It turned out that redesigning the Ghost frontend was rather painless. Launch School's coursework is both rigorous and thorough, and I had recently been doing a lot of frontend work as part of JS230, so I was well prepared to tackle designing Handlebars-based templates. I won't say it was too easy, but it was easy enough that I wanted to push myself a bit further with the redesign.

So what could I do?

Out of the box, Ghost gives you both the backend CMS and the frontend design, just as other CMSs like Wordpress. But it also has a solid API that enables you to decouple the CMS and use a different framework for the frontend (using the CMS as what is often called a headless CMS). In other words, you could host an independent frontend and then source content from your Ghost installation to that frontend via the Ghost API, limiting use of Ghost purely to content management.

There are lots of ways to run a headless CMS. Years ago I had come across Gatsby, and while it was intriguing because of all of the benefits that come with JAMstack architecture and static site generators, at the time I just didn't know enough to build a frontend using it. That intrigue was reignited earlier this year after watching a presentation about Gatsby from a Launch School alumnus who's an engineer at Gatsby. It also turned out that Gatsby has hired a lot of Launch School graduates over the years, so I thought it would be an interesting project to learn Gatsby and see if I could implement it as the frontend of a headless Ghost installation.

To make it a little easier, Ghost has a Gatsby starter template that I used as a starting point. However, as you can see in the demo, the starter template is quite different from the design you see now.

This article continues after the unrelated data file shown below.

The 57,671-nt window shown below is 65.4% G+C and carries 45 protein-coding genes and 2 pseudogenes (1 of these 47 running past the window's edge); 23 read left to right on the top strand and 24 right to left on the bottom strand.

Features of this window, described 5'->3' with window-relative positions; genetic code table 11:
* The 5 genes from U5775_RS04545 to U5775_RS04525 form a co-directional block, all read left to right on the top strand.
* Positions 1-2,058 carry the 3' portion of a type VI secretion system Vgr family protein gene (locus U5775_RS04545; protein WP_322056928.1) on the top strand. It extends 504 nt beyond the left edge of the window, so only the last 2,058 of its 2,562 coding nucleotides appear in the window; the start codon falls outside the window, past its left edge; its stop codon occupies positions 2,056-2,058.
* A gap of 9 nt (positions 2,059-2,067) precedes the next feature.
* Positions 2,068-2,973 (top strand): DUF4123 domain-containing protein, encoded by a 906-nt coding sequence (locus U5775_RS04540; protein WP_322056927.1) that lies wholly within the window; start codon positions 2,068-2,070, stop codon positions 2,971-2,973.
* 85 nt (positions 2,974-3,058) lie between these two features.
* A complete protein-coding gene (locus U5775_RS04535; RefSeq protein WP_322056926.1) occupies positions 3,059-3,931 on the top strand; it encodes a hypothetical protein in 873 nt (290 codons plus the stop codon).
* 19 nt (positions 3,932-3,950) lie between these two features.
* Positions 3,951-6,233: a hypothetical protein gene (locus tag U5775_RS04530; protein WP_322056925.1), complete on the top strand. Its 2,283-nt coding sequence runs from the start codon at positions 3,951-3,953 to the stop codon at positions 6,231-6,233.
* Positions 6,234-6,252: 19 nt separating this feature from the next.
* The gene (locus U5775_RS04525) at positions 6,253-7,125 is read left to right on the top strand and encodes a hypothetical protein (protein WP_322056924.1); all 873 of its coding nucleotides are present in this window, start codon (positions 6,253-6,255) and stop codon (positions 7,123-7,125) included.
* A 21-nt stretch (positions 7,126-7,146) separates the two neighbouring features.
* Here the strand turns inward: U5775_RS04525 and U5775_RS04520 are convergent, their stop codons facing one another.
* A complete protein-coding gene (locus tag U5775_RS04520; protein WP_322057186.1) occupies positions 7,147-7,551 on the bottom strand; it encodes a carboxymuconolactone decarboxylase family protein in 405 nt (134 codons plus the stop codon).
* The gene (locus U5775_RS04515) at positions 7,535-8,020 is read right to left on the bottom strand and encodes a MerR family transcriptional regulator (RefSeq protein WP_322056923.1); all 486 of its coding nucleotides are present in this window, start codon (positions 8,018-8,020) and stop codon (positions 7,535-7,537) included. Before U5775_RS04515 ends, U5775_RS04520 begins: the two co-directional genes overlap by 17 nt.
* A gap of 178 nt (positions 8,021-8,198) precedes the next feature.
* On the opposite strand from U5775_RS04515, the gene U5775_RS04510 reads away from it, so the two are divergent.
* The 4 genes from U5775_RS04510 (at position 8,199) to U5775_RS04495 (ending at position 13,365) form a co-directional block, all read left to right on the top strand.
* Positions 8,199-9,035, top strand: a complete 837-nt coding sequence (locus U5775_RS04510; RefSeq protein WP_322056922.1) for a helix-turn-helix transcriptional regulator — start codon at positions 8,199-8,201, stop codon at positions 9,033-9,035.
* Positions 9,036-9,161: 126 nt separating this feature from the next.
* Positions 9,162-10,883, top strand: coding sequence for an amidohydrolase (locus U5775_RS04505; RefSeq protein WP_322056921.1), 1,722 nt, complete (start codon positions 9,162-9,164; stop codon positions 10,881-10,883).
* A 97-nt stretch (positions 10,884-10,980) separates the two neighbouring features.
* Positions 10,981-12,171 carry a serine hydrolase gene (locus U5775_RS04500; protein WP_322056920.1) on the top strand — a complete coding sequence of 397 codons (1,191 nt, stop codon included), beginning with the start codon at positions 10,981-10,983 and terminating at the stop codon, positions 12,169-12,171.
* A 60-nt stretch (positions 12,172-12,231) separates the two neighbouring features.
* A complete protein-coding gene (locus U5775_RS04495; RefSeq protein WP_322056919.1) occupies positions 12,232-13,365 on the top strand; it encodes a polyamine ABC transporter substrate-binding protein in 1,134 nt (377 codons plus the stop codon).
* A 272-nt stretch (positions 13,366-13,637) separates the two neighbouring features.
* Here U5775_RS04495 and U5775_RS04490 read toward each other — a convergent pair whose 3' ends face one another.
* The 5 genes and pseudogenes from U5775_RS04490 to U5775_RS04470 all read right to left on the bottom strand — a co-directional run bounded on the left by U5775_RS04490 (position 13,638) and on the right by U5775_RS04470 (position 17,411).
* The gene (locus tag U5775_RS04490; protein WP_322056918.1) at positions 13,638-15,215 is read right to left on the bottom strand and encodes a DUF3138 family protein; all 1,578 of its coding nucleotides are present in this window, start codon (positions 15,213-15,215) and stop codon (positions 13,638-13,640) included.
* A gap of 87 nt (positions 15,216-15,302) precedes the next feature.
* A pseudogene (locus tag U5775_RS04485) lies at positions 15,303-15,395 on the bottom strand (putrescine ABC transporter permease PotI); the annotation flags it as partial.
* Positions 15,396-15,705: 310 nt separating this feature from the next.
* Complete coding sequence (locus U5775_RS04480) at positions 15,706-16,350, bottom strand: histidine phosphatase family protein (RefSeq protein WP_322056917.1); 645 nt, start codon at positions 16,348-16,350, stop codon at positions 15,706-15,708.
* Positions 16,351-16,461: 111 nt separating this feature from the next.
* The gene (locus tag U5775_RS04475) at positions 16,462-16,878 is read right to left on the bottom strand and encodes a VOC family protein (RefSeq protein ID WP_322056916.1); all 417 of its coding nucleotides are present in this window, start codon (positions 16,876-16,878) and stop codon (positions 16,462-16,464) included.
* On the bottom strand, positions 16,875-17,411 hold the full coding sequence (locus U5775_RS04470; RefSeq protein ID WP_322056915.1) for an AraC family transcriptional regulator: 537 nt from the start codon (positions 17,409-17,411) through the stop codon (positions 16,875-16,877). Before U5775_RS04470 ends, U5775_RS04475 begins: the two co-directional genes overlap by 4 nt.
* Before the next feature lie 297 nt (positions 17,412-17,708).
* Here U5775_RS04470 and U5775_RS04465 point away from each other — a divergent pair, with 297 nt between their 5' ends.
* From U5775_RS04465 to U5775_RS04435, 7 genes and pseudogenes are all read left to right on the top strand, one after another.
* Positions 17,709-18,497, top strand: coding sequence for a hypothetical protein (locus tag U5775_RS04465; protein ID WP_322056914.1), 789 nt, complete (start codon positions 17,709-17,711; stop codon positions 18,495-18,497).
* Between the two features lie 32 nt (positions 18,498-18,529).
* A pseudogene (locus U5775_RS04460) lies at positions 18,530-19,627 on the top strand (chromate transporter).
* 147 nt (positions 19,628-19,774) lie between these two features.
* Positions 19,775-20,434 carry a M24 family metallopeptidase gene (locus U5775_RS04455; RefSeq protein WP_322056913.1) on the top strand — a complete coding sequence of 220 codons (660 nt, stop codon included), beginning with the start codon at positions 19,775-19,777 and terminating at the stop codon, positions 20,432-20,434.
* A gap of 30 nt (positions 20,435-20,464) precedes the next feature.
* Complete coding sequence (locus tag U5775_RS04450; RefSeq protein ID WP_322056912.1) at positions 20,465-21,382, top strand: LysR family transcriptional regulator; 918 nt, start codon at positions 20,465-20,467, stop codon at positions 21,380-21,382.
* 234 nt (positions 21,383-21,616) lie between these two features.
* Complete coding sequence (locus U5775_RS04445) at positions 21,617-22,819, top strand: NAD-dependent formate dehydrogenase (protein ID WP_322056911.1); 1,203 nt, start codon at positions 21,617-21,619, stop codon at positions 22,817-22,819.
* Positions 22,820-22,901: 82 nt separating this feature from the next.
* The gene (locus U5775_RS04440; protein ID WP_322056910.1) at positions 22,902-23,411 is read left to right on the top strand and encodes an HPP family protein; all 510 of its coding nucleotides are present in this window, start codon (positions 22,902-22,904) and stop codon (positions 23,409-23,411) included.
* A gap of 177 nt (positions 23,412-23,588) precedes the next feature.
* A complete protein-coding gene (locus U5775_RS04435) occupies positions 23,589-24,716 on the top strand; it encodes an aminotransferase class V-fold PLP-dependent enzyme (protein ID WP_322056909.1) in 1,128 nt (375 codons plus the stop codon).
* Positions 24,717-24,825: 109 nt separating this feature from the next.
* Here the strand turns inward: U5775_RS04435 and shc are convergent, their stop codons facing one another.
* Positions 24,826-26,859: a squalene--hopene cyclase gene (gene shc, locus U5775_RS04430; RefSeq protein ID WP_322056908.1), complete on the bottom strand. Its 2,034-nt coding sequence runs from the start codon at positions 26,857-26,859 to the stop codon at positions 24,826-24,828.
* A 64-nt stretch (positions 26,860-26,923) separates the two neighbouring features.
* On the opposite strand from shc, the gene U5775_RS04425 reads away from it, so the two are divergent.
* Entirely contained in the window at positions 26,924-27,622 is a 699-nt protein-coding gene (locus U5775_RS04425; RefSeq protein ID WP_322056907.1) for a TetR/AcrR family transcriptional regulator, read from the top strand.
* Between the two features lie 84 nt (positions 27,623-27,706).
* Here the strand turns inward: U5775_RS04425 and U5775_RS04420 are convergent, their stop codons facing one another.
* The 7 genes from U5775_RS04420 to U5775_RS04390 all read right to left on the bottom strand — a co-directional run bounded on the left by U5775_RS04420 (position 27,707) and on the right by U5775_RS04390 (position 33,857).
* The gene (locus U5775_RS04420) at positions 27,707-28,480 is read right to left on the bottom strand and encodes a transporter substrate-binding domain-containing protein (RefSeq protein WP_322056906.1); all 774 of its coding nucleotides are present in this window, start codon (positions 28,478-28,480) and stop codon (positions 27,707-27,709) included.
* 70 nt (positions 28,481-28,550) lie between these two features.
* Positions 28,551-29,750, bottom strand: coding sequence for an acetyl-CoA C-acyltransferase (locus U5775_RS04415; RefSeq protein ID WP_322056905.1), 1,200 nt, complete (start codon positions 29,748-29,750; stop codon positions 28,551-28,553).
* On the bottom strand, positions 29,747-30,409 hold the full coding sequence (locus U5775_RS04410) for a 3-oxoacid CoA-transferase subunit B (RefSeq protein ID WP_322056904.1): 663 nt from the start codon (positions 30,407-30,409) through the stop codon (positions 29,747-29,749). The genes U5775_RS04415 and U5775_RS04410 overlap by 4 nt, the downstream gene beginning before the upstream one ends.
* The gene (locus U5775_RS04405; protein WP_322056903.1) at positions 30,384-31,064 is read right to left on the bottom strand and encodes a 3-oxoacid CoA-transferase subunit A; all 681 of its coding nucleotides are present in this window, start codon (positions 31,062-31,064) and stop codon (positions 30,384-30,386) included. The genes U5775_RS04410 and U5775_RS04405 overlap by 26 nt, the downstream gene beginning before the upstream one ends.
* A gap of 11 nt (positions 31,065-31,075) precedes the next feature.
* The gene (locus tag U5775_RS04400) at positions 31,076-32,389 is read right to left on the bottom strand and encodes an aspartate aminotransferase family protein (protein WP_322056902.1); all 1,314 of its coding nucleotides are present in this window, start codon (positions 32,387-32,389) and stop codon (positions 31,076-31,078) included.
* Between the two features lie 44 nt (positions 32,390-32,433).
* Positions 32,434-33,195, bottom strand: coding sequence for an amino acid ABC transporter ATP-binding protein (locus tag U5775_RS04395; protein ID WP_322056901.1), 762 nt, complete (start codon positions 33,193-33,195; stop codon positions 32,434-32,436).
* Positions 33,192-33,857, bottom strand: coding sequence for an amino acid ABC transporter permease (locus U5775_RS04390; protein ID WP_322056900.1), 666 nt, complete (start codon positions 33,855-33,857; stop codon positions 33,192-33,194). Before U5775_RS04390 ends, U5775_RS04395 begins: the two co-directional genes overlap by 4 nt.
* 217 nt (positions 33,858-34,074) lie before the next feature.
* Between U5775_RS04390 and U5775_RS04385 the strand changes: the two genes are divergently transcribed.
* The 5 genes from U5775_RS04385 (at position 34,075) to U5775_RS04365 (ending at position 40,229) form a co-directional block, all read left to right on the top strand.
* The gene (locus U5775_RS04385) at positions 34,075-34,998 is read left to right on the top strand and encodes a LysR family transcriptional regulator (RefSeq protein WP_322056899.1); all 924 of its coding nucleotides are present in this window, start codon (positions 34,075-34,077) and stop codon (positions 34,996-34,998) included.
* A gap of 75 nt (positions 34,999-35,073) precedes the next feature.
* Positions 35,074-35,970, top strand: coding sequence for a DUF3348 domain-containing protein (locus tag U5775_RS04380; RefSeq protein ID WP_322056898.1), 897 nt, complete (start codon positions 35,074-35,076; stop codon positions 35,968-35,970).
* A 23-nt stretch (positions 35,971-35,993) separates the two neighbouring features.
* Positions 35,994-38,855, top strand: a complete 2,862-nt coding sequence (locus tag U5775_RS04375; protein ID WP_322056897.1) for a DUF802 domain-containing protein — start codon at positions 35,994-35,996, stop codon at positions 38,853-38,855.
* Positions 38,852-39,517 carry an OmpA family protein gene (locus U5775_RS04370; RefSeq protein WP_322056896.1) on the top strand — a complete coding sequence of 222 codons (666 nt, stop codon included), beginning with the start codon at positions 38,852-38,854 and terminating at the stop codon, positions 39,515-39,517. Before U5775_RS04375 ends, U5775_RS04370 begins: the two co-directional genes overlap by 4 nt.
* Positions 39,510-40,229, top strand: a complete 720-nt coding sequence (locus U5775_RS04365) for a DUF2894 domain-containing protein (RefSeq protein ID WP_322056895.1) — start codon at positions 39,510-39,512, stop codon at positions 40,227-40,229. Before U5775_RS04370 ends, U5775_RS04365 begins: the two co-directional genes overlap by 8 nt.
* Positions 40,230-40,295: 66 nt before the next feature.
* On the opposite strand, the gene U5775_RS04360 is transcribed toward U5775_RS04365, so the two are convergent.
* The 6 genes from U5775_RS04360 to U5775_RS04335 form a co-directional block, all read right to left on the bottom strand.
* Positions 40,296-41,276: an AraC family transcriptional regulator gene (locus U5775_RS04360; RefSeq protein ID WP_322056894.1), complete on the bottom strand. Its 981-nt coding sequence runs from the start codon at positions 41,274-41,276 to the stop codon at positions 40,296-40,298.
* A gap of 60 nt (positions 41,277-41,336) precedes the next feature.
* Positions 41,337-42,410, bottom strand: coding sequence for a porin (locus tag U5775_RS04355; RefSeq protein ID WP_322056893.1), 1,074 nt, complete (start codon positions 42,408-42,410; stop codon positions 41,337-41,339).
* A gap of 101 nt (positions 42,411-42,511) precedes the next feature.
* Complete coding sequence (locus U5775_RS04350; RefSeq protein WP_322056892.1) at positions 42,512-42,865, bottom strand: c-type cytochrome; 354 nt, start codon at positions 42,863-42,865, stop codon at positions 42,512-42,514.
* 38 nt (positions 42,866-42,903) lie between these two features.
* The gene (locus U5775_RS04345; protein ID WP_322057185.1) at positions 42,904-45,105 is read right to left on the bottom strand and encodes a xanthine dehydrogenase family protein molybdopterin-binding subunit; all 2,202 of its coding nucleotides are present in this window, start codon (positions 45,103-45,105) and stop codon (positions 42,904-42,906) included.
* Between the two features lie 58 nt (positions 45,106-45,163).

In order to reimplement my design using Gatsby I had to learn React and GraphQL, neither of which I had any previous experience with. But that's the beauty of Launch School: you don't just learn languages and syntax; you learn how to learn. Because of Launch School's pedagogical approach, which focuses on mastery of fundamental concepts in software engineering as well as how to learn those concepts, it unlocks a skill called 'Just in time' (JIT) learning, which enables one to learn a new language to a productive level in a very short period of time.

Of course, that doesn't mean I became an expert in React and GraphQL overnight, nor is that the intent of JIT learning. What it did though was enable me to learn enough React and GraphQL to, in a relatively short period of time, redesign my website with a Gatsby frontend. Using the starter template as a guide, along with a combination of Gatsby, React and GraphQL documentation, this process took about a week and a half.